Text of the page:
Checkout is acquisition. There are several moments upon purchasing a product that can trigger a customer’s desire to advocate others for purchase. Away does this successfully, by (a) collecting data and (b) influencing outcomes.  The ease of tracking and the unboxing processes continue the checkout process. This all feeds into what we previously discussed: The Infinite Loop. The process was so notable that I made the rare decision to discuss my purchase with the public.

Re-Read Member Brief: The Infinite Loop

When you think of shipping, you think of beautiful packaging, tracking, and delivery. Industry observers rarely consider the impact of returns and exchanges on a brand’s bottom line. Returns can eat into direct margins while stressing the logistics infrastructure of the company. Addressing this solution is where Loop will excel, but there is opportunity to address another growing issue in online retail – customer acquisition costs.

To combat this (lack of) cloud customization issue, another commerce provider partnered with Bolt to speed up the checkout process, allowing BigCommerce’s retailers to customize the experience from beginning to end. BigCommerce released a new checkout SDK to allow retailers to improve their experience.

With the new BigCommerce Checkout SDK, merchants or service providers like Bolt build a checkout page replacement rather than making changes to the existing checkout page. Essentially, retailers place a skin over the built-in BigCommerce one-page checkout with a completely new user interface that merchants can design themselves, BigCommerce says.

Katie Evans, Internet Retailer

Retailers like the one below can use BigCommerce’s checkout SDK to create the same ease of purchase as Amazon while also innovating the post-purchase screen like the fully custom stores (Away Travel, Glossier). Read more from Tracey Wallace here:

The Checkout JS SDK provides methods for building a checkout page replacement rather than a way to make changes to the existing checkout page. Essentially, you are replacing the built-in Optimized One-Page Checkout with a totally new UI that you design and build yourself.

The SDK provides JavaScript methods for completing the necessary steps of checkout, like displaying and selecting shipping methods, and communicating that information back to the BigCommerce backend.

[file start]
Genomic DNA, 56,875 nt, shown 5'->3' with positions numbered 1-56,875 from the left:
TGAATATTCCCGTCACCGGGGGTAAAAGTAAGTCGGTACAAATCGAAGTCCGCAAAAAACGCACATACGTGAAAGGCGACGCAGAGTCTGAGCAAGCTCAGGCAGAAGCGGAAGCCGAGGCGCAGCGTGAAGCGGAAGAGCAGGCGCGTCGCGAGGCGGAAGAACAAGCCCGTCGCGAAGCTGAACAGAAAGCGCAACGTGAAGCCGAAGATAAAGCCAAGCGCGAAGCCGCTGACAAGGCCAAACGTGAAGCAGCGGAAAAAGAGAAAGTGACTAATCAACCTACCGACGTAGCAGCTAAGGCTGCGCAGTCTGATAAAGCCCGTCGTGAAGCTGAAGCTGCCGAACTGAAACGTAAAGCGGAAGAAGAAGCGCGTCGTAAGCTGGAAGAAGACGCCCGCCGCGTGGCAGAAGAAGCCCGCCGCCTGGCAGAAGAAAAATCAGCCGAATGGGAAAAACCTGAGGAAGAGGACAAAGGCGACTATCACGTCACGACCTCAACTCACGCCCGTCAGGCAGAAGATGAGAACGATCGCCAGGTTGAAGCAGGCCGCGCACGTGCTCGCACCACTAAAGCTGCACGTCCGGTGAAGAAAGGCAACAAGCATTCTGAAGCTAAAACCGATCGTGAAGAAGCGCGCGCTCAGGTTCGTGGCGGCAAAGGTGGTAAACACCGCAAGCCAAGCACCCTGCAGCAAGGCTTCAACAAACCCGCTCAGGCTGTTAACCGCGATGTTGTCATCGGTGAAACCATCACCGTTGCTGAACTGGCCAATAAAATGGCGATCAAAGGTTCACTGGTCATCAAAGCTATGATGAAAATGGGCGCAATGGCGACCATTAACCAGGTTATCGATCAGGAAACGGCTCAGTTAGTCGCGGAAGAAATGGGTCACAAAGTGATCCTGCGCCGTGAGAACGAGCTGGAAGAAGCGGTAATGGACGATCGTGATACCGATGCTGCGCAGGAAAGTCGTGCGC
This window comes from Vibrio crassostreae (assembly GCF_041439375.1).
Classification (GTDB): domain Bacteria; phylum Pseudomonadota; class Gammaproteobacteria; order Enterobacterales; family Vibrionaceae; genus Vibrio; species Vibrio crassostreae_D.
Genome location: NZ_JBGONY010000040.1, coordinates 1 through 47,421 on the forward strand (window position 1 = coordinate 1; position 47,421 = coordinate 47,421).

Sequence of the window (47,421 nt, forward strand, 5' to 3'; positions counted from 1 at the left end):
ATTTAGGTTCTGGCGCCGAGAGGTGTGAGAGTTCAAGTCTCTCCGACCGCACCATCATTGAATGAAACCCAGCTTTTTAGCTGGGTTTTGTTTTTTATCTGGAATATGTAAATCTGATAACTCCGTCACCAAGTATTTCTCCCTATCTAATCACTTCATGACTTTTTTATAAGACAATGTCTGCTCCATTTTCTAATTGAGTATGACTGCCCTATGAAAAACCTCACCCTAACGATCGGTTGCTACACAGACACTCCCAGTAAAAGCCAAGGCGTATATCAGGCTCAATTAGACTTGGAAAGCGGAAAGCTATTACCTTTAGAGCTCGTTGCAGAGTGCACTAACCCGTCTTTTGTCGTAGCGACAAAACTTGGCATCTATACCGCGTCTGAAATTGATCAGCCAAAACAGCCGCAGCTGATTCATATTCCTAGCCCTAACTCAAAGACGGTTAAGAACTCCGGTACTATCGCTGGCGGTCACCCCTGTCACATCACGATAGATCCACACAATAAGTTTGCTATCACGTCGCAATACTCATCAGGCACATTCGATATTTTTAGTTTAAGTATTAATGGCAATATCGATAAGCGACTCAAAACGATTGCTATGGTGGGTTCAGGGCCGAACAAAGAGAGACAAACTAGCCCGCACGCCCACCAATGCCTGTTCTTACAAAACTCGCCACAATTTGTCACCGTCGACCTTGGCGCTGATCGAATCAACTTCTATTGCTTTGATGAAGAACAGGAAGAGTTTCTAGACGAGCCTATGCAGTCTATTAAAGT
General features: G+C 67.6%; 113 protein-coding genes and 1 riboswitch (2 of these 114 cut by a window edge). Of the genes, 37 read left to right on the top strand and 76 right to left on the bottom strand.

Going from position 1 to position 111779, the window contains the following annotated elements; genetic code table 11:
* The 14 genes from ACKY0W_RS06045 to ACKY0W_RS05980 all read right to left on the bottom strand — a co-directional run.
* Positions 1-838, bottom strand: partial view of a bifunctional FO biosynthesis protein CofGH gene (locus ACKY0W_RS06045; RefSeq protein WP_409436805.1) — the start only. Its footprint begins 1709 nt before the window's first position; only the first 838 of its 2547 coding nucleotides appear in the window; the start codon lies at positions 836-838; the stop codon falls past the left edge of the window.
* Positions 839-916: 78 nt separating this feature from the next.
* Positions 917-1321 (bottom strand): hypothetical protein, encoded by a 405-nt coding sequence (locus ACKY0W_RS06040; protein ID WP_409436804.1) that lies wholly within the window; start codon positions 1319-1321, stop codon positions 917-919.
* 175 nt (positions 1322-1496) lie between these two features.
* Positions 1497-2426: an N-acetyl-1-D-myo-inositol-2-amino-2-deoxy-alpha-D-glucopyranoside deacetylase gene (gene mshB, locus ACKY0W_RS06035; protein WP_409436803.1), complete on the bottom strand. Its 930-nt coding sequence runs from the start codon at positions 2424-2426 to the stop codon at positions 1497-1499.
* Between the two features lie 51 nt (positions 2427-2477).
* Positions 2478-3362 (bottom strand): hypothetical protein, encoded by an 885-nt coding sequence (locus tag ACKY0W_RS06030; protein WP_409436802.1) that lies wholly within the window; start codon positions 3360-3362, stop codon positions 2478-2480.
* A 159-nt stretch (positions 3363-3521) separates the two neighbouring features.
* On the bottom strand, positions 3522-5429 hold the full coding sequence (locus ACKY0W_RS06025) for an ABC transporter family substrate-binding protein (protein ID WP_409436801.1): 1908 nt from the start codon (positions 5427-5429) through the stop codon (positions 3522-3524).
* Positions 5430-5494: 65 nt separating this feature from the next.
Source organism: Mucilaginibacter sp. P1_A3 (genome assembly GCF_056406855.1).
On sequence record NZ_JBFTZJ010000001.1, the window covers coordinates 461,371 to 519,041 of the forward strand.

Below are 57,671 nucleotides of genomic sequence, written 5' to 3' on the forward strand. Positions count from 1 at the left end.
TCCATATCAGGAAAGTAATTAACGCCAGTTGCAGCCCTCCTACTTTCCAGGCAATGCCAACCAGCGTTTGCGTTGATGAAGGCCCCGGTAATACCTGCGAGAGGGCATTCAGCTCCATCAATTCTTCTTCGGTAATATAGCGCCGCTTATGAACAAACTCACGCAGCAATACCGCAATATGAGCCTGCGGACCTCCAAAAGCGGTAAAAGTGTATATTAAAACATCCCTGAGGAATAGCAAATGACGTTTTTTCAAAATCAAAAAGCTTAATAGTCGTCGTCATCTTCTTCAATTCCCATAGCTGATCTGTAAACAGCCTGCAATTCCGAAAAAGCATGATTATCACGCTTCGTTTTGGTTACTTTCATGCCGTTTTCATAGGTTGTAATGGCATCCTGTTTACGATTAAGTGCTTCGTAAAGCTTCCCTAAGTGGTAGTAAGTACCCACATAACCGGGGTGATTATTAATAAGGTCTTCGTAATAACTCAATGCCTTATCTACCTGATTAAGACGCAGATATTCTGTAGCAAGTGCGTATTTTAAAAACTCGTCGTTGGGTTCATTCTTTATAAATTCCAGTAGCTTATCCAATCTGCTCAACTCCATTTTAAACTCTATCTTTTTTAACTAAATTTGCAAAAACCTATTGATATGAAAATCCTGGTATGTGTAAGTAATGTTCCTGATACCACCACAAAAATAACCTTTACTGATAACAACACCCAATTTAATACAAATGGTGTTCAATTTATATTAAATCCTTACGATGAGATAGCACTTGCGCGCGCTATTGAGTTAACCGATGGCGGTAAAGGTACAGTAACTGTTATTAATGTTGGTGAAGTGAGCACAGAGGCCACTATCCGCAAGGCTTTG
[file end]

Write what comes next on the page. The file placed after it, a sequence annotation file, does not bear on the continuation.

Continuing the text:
Tracey Wallace, BigCommerce


As brands begin to realize the importance of customizing every pixel of the digital experience, I’d expect eCommerce behemoths like Shopify to further innovate around this matter. DNVBs are highly concentrated on the Shopify platform. One thing’s for certain, product individuality is an important differentiator for those brands. And more than ever, consumer psychology extends beyond checkout and to sale confirmation.

Quants are especially important to direct to consumer retailers; optimizing customer acquisition costs (CAC) has become a sought after science for brands. But for eCommerce, customer acquisition is often built on the art of influencing consumers from top of funnel to confirmation. For brands, checkout and confirmation is as important as the first click. And emphasizing those final experiences will reveal that will help drive down CAC and increase lifetime value.

By Web Smith | About 2PM

Special note: Micah Rosenbloom is great. 

Issue No. 273: Modern Luxe Doesn’t Bend

Pictured: Outdoor Voices, from our Open Letter to DNVB CEOs

In November of 2016, Lean Luxe’s Paul Munford penned somewhat of a scripture to upstart modern luxury brands: promotion-heavy retailers will not last. There are few takeaways from “The Downward Spiral” that are worth mentioning as recent economic reports suggest that the retail apocalypse is coming to an end, a great sign for aspirational DNVBs that are looking to expand into physical retail.

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We are in a time of unprecedented retail brand launches, collaborations, acquisitions, and re-imaginations – much of which is online-first. This begs the question, what will separate the winners from the commodities? There are early and permanent decisions that determine a brand’s trajectory. For every Mizzen + Main or Ministry of Supply, there is a State and Liberty. For every Outdoor Voices, there is a Bandier. And for every Away, there is a Raden. Each decision matters. And no decision matters more than pricing and a brand’s promotional tendencies.

Here are the top ten takeaways from some of Munford’s best work:

  • No maneuver in retail appears to be as easy to roll out, yet no strategy is as detrimental to a retailer’s long term prospects as the heavy discount. It is a palliative pill: wonderful for the consumer in the short run, but ultimately bad for both business and shoppers over time. It commoditizes the brand, forcing companies to differentiate on price. 
  • The second problem, also related to scale, is systemic to the industry itself: The need to constantly add more and more products at regular intervals, flooding the marketplace with goods that are newer, but rarely better.
  • The lure of the discount, then, becomes too hard to resist. It provides a short term boost to the bottom line and the illusion of growth, but at the expense of brand reputation and sustainable profit — two vital arteries for a business’s overall health.
  • Modern luxury companies have figured out the formula, and it’s remarkably simple: create less merchandise than will sell (and predict, if possible, the sell-through rate, with pre-orders), keep demand high. Embrace the waiting list, as Everlane, Glossier, Caraa, and Alala, among others, often do. 
  • Never discount; preserve the standing of the brand. These tactics certainly do not work, however, or at least for very long, if product standards are below par.